It’s been a decade since pioneering online music retailer CDNow shuttered its Fort Washington office.
In honor of the occasion — much of the old team had its 10-year reunion earlier this summer — Technically Philly spoke to former CDNow execs to find out what they learned from the failure of the promising Philly-area startup.
The company, founded in 1994 by brothers Jason and Matthew Olim in their parents’ Ambler, Pa. basement, was a major player in the Philly area’s dot-com scene and one of the decade’s best known websites. By scale, size and impact (having been an online retailer before 1995) it was one of the area’s most successful dot-com era technology startups. It also cultivated local talent — team members landed at firms like GSI Commerce, Monetate and Yellowbook.
The company sold music online, pre-Napster, pre-iTunes. It offered music reviews and recommendations based on a customer’s interests. It was the first online store to sell single songs instead of a full CD, says Jason Olim.
In 1998, CDNow went public with a $342 million valuation. At its height, the company employed almost 750 people, says former CEO and COO Mike Krupit, (three times the number of employees as another regionally-based dot-com poster child, Infonautics) and sold $150 million worth of music a year.
So what happened? A failed merger, an acquisition and finally, Amazon.
“What ultimately killed CDNow,” says Krupit, who joined the company in 1997 and ran it during its last two years of existence, “was the merger.”
CDNow focused all its resources on a merger with Columbia House, Krupit says. So when the deal fell through in 2000, the company was out of money and out of fundraising options.
Shortly after, German media conglomerate Bertelsmann bought CDNow for $117 million, and two years later, it shut down CDNow’s Philly-area office, ceding most of the business to Amazon.
Krupit now runs the Langhorne, Pa. incubator Novotorium. Olim, who lives in New York now, is a stay-at-home dad who also does some business consulting. Members of the team are littered throughout the region (and beyond), but there are reminders of what CDNow got right and did wrong.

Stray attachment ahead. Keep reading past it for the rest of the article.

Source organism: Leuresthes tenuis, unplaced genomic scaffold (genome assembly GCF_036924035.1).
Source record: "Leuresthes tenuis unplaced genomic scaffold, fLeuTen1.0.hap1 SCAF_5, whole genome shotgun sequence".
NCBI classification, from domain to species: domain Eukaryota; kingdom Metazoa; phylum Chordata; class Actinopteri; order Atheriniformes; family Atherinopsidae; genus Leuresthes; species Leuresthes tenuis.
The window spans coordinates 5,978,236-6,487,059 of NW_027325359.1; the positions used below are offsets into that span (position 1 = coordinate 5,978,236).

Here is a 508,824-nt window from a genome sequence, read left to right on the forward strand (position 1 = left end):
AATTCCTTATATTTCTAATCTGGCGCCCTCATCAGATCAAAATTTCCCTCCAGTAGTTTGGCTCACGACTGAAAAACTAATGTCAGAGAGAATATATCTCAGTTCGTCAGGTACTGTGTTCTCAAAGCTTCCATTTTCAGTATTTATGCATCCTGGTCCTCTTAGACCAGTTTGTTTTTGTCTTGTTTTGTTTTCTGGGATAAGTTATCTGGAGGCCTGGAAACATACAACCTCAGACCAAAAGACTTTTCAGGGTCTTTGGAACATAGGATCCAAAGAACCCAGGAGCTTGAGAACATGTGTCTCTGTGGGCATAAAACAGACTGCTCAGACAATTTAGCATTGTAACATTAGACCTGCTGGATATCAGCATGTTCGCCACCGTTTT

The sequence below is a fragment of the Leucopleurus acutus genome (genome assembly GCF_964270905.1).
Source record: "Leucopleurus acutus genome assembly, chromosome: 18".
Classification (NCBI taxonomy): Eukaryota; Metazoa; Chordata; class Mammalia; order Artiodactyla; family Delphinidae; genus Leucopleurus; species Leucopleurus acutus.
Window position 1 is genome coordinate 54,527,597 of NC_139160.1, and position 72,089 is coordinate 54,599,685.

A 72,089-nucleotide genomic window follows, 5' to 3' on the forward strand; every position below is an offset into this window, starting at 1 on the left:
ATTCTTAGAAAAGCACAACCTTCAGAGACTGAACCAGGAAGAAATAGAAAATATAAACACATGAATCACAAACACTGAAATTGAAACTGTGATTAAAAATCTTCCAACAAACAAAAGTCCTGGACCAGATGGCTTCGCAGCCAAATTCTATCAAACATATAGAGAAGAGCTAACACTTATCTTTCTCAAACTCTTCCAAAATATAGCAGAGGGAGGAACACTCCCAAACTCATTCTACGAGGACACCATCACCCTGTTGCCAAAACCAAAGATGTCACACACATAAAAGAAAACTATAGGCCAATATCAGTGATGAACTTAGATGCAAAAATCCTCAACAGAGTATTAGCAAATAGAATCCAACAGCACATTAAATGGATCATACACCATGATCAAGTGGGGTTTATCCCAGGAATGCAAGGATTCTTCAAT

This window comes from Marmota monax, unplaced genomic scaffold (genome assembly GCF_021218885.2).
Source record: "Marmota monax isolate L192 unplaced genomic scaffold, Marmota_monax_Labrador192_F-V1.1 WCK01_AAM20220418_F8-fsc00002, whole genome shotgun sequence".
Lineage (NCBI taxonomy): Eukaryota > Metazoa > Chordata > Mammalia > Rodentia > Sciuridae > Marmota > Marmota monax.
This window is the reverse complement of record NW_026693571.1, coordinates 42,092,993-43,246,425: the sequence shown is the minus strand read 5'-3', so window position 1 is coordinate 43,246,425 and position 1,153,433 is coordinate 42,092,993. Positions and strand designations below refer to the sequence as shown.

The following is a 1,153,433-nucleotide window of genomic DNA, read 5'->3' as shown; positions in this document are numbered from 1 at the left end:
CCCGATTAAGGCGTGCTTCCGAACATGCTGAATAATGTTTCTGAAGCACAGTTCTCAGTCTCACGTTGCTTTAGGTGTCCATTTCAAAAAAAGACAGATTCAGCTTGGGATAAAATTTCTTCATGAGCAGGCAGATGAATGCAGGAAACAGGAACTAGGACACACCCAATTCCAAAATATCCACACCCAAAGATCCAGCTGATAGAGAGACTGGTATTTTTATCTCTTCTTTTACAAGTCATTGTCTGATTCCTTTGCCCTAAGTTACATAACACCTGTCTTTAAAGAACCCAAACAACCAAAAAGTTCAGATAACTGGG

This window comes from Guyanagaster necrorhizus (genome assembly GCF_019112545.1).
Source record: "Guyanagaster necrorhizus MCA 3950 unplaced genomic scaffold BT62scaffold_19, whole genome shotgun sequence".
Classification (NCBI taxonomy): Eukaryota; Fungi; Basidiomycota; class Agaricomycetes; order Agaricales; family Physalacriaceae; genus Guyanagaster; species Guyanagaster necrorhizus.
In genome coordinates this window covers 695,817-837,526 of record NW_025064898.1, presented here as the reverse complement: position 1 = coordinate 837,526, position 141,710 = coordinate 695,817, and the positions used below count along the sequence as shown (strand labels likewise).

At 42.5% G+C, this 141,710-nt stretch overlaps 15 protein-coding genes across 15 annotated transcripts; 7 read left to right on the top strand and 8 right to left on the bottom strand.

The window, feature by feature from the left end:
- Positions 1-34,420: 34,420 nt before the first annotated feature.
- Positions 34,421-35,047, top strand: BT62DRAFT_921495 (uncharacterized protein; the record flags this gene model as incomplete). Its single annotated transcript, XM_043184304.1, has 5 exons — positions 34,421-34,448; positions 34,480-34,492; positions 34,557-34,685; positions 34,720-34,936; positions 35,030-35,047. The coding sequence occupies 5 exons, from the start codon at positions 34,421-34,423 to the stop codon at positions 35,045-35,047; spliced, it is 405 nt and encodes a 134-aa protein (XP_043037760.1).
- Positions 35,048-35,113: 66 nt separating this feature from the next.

Here are three big lessons Olim and Krupit say they learned from their time at CDNow:
- Realize when the entrepreneur has to become the CEO. Olim says he learned one of his most important lessons when the company was only two years old, with about 20 employees. While the company was working on a major site redesign, Olim tried to help with a minor operation — resizing album images. He said his brother got upset and told him: This isn’t your job. As an entrepreneur, Olim says he was so used to being part of every little office operation that it was hard to let go and realize that his new role was to make the company successful. He says he wished he figured this out sooner so the company could have grown faster.
- Don’t be afraid to veer from the original mission. Krupit and Olim both say CDNow should have diversified its product and sold more than just CDs. “We should have gone head to head with Amazon,” Krupit says. The company discussed it, but Krupit says it didn’t want to stray from its focus on music. CDNow wanted to stay true to our original mission, Krupit says. As a result, Amazon has become one of the country’s most viable internet businesses. CDNow withered and died.
- Know the industry you’re dealing with. The music industry was inflexible and resistant to change, so it wasn’t the right time to innovate, both Krupit and Olim say. “We failed to get recognition in the music industry as a game changer because they didn’t want the game to be changed,” Krupit says. Olim says the industry was also unreasonably competitive because of its allure. “People just flock to the businesses because it’s attractive,” Olim says, and he was no exception. But Olim says he didn’t realize the implications of working in the music industry until it was too late.
Updated 7/31/12 12:42 p.m. We originally wrote that “Olim says he learned one of his most important lessons when the company was only one year old, with about 20 employees,” when in fact, it was when the company was two years old.
Knowledge is power!
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